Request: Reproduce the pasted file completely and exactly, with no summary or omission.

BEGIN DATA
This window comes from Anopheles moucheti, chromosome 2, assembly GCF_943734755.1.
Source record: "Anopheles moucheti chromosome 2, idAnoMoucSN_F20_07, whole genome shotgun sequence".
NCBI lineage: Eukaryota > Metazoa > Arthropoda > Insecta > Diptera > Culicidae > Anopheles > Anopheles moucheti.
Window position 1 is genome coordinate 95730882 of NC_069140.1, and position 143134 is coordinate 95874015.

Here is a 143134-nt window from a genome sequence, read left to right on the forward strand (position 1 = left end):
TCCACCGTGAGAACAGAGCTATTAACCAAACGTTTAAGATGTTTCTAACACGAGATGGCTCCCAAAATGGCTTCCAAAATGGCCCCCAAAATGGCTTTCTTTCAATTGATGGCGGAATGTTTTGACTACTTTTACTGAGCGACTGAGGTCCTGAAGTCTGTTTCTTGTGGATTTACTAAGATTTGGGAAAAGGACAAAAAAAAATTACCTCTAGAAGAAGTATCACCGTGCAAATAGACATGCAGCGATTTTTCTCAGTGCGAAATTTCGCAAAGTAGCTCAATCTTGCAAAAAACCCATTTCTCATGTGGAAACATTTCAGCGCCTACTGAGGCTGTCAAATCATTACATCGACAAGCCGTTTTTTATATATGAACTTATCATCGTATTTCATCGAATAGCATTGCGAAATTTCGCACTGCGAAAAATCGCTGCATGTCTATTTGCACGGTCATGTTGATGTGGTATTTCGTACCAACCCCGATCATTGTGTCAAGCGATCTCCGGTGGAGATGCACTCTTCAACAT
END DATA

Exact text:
This window comes from Anopheles moucheti, chromosome 2, assembly GCF_943734755.1.
Source record: "Anopheles moucheti chromosome 2, idAnoMoucSN_F20_07, whole genome shotgun sequence".
NCBI lineage: Eukaryota > Metazoa > Arthropoda > Insecta > Diptera > Culicidae > Anopheles > Anopheles moucheti.
Window position 1 is genome coordinate 95730882 of NC_069140.1, and position 143134 is coordinate 95874015.

Here is a 143134-nt window from a genome sequence, read left to right on the forward strand (position 1 = left end):
TCCACCGTGAGAACAGAGCTATTAACCAAACGTTTAAGATGTTTCTAACACGAGATGGCTCCCAAAATGGCTTCCAAAATGGCCCCCAAAATGGCTTTCTTTCAATTGATGGCGGAATGTTTTGACTACTTTTACTGAGCGACTGAGGTCCTGAAGTCTGTTTCTTGTGGATTTACTAAGATTTGGGAAAAGGACAAAAAAAAATTACCTCTAGAAGAAGTATCACCGTGCAAATAGACATGCAGCGATTTTTCTCAGTGCGAAATTTCGCAAAGTAGCTCAATCTTGCAAAAAACCCATTTCTCATGTGGAAACATTTCAGCGCCTACTGAGGCTGTCAAATCATTACATCGACAAGCCGTTTTTTATATATGAACTTATCATCGTATTTCATCGAATAGCATTGCGAAATTTCGCACTGCGAAAAATCGCTGCATGTCTATTTGCACGGTCATGTTGATGTGGTATTTCGTACCAACCCCGATCATTGTGTCAAGCGATCTCCGGTGGAGATGCACTCTTCAACAT